The Iron Stone
Robin Williamson vocals, Celtic harp, Mohan vina, Chinese flute, whistles, tabwrdd drum
Mat Maneri viola, Hardanger fiddle
Barre Phillips double-bass
Ale Möller mandola, accordion, clarino, shawm, natural flutes, drone flutes, whistles, jaw harps
Recorded September 2005, Mill House, Abergavenny
Engineer: Steve Lowe
Assistant: Dylan Fowler
Produced by Steve Lake
“Is it not strange that sheep’s guts could hail souls out of men’s bodies?”
–William Shakespeare, Much Ado About Nothing
From, but not to: this is the direction Robin Williamson travels by. For his third ECM outing, the man who puts the “true” in troubadour rejoins viola player Mat Maneri and fellow multi-instrumentalist Ale Möller, and plays for the first time alongside bassist Barre Phillips in tapping a trove of words by Sirs Walter Raleigh and Thomas Wyatt, Ralph Waldo Emerson, John Clare, and of course Williamson himself. “The Climber” offers a transportive introduction to this album’s relatively distant considerations, carrying us up through the clouds and into the moist particles of their origins. Improvised around the bard’s words, the music crawls and stretches, working its gnarled trunk around such shadows as “There Is A Music”—an ode to becoming that is played, as he sings, on the harp-haired gods by the fingers of tomorrow—and Emerson’s “Bacchus.” The last is the most heart-wrenching song of the set, a tale of forlorn tendrils and other fermentations caught in a butterfly’s wingspan.
There is an aged quality to the medieval Scots ballad “Sir Patrick Spens,” which through the arrangement here concedes to the palettes of coarser skies. It is not by mere virtue of Williamson’s years but fundamentally by perseverance of the tune itself that cuts the strings of time and marks wherever it may land. The fragility of Williamson’s telling gives impenetrable strength to the verses. Despite coming early in the program, this song drips with finality, drinking its vagaries through the scratching of bows and wistful sighs. The jaw harp trembles like the hearts of its characters, their lives tossed about the waves like discarded and shattered casks.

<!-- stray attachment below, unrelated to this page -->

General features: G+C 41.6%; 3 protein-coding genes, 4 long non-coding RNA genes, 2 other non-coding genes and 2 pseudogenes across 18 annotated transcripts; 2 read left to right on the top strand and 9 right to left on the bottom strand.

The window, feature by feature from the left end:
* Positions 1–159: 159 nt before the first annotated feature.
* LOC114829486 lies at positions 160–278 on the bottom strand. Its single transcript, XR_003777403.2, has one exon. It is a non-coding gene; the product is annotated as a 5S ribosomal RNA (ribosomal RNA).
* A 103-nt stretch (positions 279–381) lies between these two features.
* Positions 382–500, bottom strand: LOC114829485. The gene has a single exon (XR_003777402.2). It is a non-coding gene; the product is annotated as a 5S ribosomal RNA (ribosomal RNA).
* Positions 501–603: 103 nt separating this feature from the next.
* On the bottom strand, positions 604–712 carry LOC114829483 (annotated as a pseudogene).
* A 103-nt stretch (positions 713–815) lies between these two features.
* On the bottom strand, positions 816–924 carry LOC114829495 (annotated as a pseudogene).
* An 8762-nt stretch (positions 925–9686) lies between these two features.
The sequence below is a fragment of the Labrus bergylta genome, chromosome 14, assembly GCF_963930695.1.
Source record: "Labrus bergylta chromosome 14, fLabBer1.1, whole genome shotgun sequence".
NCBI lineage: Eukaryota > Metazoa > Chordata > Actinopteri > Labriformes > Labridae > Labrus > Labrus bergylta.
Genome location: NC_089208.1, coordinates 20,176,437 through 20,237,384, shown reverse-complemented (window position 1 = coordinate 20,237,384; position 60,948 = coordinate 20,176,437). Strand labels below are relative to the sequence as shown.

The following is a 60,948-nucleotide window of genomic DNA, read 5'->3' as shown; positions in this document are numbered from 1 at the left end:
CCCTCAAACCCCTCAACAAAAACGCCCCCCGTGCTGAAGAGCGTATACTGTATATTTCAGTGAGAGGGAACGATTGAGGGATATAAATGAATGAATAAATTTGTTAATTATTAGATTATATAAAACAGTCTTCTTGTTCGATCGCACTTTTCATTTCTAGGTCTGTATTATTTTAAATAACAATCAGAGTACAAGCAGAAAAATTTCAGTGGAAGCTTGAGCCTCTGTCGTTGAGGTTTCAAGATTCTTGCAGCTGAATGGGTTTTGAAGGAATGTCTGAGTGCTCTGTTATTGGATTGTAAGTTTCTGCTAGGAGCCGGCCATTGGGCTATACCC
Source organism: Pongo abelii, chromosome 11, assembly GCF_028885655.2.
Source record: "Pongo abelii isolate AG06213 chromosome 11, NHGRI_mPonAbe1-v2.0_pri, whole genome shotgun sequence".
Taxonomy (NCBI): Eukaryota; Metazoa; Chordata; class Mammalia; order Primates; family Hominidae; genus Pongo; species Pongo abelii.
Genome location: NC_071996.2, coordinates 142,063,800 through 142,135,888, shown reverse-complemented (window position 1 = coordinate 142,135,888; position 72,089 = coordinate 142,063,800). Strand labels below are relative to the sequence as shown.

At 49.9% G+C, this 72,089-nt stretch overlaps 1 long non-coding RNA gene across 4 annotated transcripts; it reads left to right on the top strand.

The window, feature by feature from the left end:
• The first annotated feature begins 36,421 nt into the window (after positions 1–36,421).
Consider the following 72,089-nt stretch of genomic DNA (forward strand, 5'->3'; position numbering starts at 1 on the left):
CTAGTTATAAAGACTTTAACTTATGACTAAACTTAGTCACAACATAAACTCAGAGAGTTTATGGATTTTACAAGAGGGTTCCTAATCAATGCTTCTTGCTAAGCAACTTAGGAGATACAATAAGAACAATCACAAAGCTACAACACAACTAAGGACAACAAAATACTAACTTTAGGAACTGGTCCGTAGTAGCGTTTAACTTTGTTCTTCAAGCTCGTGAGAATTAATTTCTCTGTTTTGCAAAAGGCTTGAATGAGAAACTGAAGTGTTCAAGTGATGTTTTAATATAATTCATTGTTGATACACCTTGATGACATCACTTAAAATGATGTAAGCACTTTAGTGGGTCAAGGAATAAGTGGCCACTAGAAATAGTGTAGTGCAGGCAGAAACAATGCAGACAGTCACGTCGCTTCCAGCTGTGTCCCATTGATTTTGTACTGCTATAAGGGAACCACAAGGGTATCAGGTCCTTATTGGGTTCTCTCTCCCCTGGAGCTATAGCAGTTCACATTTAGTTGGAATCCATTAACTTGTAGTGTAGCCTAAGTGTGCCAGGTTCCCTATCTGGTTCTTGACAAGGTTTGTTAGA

It is a stony and tender grave that harbors the melody of “Even Such Is Time,” which comes from “Lament For His Sister” by Rory Dall Morison—who, Williamson informs us in his liner notes, was one of the last traditional highland harpers—and replaces those words with Raleigh’s unconditional roundness. “Loftus Jones,” with music by Turlough O’Carolan, gets a vocal facelift. At Phillips’s suggestion, the group takes a “floating” approach to its wordless narrative. It calls to a different plane of our psyche, treading with carefully weighted soles on the sands of our adoration. Yet even these delicacies cannot help but dislodge a broken feeling or two from their interment, their bones having given up the ghost long ago for cloudy tragedies.
Also remarkable are this album’s evocations of animal life. A winding flute introduces us to “The Yellow Snake,” a somber tale of use and replenishment in a never-ending cycle of the elements of which the human body is composed and by which that same body does its deeds. “The Praises of the Mountain Hare” unearths a soothsayer’s gift, serrated like the mountain shawm that dances down its eastern slope, while in “The Badger” (Clare) Phillips’s scuttling phrasing mimes its eponym. A haunting instrumental epilogue draws us into “Political Lies,” among the more inescapable melodies of the Williamson songbook. In this tale of rearing recollections and broken realities, the history of mystery falls into its own rhyme and reason. The jangly slide guitar and thin-lipped poetry of the title track highlights a darkened wit about these follicles. “To God In God’s Absence” returns from its solo incarnation in The seed-at-zero in a fuller yet somehow more delicate version. No less intense for its adornments, it is Williamson at his finest. And there is, too, his stunning harp accompaniment to “Wyatt’s Song of Reproach,” a kiss to a visage half lit. “Verses at Ellesmere” is a flower of similar make. A ballad for his wife, Bina, if not also for love of balladry, it touches the ever green-ness of things and marks it with an insignia of most idiosyncratic design. These musings can only end with the open-ended “Henceforth,” which drops as a stone into a reflected sky, plying the reaches of dreams and bringing Williamson’s footprints full circle to the many copses and paths that hatch in his art.
The emphasis on spoken word and freer improvisatory elements on this record may polarize listeners. Nevertheless, let them not be a warning but an invitation. For in the grand scheme of sonic things, the truth of delivery reigns. The diction says it all: I am mortal, that I may sing of immortal things.